Poland Ready to Blast Off

By McCrary, Ernest S. | Global Finance, September 1999 | Go to article overview

Poland Ready to Blast Off


McCrary, Ernest S., Global Finance


A decade of methodical preparation has led Poland through through a comprehensive privatization program that is restructuring the financial sector, attracting piles of foreign investment, and preparing the economy for a broad, new growth cycle.

Poland, after a full decade of methodical reforms, is entering a new stage of development that will place it squarely among the major European economies over the next few years. Membership in European Monetary Union is in the offing-probably sometime between 2002 and 2005 -and key reforms in the Polish economy are coming through as promised by the government of Prime Minister Jerzy Buzek.

"We've had some zigzags," says Piotr Mroczkowski, vice chairman and COO of Elektrim, a former state trading company and wire cable maker that has emerged as a player in Poland's telecommunications sector-- and has seen its market cap soar from $20 million eight years ago to $900 million today. "On the whole the system is working, regardless of who has been in power;' Mroczkowski says."The reforms are going forward and inflation is coming down. Growth this year is in doubt, but from 2000 onward the outlook is very good."

Yet the economy is growing twice as fast as the European average, and the telecom sector is particularly hot, since the partial privatization of former telephone monopoly Telekomunikacja Polska (TPSA) last year. The company is spending around $1.2 billion a year to modernize its systems and $1 billion a year is being raised abroad through bond issues for expansion and debt restructuring. The company is to get a strategic partner this year as the Polish Treasury sells another 25-30% of TPSA's shares. "A strategic partner will help us lower our cost of capital. We need this expansion because TPSA itself plans to install more than half the eight million new lines that Poland needs," says Donald Chodak,TPSA's CFO.

Netia, another new entrant into the Polish telecom market, listed on NASDAQ in New York at the end of July, raising $121 million for 21% of the company. Donaldson Lufkin & Jenrette Securities was global coordinator and lead manager of the transaction. "Poland is starting to look more like Western Europe for telecom activity," says DLJ managing director Tony Belinkoff, who worked on the Netia deal. "The economy and companies are maturing. Western capital will find Poland very attractive."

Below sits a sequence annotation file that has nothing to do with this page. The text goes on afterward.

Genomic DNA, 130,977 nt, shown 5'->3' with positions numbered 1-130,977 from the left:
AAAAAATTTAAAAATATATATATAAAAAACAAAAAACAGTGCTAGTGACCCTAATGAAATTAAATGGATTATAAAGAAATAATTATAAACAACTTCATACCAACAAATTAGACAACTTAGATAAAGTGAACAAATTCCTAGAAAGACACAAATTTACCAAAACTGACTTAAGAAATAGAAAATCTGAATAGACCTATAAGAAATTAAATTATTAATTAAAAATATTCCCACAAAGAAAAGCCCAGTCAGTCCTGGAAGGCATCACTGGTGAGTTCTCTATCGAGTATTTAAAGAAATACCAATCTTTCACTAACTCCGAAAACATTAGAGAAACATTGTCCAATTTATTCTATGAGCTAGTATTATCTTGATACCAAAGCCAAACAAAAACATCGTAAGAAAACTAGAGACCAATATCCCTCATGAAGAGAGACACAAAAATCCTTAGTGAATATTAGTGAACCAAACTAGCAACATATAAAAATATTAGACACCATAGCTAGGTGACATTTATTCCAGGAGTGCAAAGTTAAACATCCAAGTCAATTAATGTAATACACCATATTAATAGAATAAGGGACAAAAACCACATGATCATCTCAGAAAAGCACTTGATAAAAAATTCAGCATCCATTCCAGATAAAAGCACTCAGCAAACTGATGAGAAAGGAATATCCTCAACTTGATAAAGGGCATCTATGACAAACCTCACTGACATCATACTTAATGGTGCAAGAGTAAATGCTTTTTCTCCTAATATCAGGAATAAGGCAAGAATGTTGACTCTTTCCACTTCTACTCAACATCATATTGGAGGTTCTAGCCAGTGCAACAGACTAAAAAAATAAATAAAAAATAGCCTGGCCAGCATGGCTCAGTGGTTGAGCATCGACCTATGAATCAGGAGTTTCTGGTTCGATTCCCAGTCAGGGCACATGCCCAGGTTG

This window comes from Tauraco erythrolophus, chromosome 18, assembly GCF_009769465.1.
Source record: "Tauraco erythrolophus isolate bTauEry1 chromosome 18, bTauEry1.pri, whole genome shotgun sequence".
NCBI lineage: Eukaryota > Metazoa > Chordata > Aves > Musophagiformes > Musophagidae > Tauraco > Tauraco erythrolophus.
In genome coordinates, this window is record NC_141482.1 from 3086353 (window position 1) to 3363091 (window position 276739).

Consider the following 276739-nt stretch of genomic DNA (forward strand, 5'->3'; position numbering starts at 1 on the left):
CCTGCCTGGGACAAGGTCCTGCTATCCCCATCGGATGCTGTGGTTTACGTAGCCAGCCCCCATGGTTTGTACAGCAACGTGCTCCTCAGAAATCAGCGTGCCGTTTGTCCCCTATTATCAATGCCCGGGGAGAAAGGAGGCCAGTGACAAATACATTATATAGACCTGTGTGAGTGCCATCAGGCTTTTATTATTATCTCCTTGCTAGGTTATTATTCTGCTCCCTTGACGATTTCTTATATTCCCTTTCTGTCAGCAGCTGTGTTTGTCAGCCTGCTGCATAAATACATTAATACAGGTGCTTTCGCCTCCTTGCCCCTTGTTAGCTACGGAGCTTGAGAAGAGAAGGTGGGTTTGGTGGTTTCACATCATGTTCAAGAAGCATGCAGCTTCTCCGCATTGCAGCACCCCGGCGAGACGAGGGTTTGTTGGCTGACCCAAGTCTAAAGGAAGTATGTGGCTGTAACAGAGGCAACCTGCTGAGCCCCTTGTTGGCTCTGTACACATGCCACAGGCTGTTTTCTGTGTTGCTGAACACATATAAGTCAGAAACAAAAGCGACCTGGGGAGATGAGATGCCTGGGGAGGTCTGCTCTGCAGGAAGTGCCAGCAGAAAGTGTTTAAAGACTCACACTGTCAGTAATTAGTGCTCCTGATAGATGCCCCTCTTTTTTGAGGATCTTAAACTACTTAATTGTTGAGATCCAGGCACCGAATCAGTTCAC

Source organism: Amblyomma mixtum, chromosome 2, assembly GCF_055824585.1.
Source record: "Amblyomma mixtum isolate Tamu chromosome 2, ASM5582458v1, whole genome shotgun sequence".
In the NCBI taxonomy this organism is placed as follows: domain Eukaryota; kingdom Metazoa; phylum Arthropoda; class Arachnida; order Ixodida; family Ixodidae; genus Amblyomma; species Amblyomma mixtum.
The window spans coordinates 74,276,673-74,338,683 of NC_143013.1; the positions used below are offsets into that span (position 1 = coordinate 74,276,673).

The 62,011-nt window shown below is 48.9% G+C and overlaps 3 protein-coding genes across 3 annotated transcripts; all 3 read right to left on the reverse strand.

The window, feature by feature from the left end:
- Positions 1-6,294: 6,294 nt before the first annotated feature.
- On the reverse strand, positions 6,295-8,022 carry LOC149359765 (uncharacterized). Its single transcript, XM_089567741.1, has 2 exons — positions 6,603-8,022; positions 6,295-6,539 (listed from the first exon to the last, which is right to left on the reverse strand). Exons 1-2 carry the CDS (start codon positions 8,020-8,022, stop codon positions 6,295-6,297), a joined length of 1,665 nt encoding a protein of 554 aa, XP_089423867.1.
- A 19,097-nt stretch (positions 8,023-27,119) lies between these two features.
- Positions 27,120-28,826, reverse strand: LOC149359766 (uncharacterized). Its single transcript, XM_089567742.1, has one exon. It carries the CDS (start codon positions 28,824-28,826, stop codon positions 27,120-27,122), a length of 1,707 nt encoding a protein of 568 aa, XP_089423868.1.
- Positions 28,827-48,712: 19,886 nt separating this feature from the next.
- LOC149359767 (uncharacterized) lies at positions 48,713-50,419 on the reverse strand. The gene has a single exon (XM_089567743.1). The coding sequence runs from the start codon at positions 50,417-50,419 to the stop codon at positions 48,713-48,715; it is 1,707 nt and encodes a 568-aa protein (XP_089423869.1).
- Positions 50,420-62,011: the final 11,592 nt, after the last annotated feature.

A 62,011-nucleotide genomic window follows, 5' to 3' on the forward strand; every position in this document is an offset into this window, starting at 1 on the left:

According to Adam Pawlowicz, president of investment promotion agency PAIZ, Poland received $6 billion in new FDI in 1997 and $10 billion last year. The total stood at $33 billion in June 1999, he says. Much of this is going into fields such as banking and insurance, preparing the way for an explosion in new financial services.

"You have to remember that the `central planning' period in Poland was fairly short, lasting only from 1949 until the early 1970's," says Marek Roman, CEO of consulting and investment management firm EVIP International in Warsaw. "Even then, small private businesses were allowed to exist and entrepreneurship never completely died out. The Communist Party actually looked for ways to reform. They failed, but at least people were allowed to study and travel abroad. That gave us an advantage, and made it easier to transform the system here."

Henryka Bochniarz, another consultant and economist who studied abroad-at the University of Minnesota-is also an outspoken defender of private-sector development. She served as minister for trade and industry in the second Solidarity government in 1991. Today she heads NICOM Consulting and is president of the new Polish Confederation of Private Employers, which has attracted more than 1,000 companies as members since it was set up in January.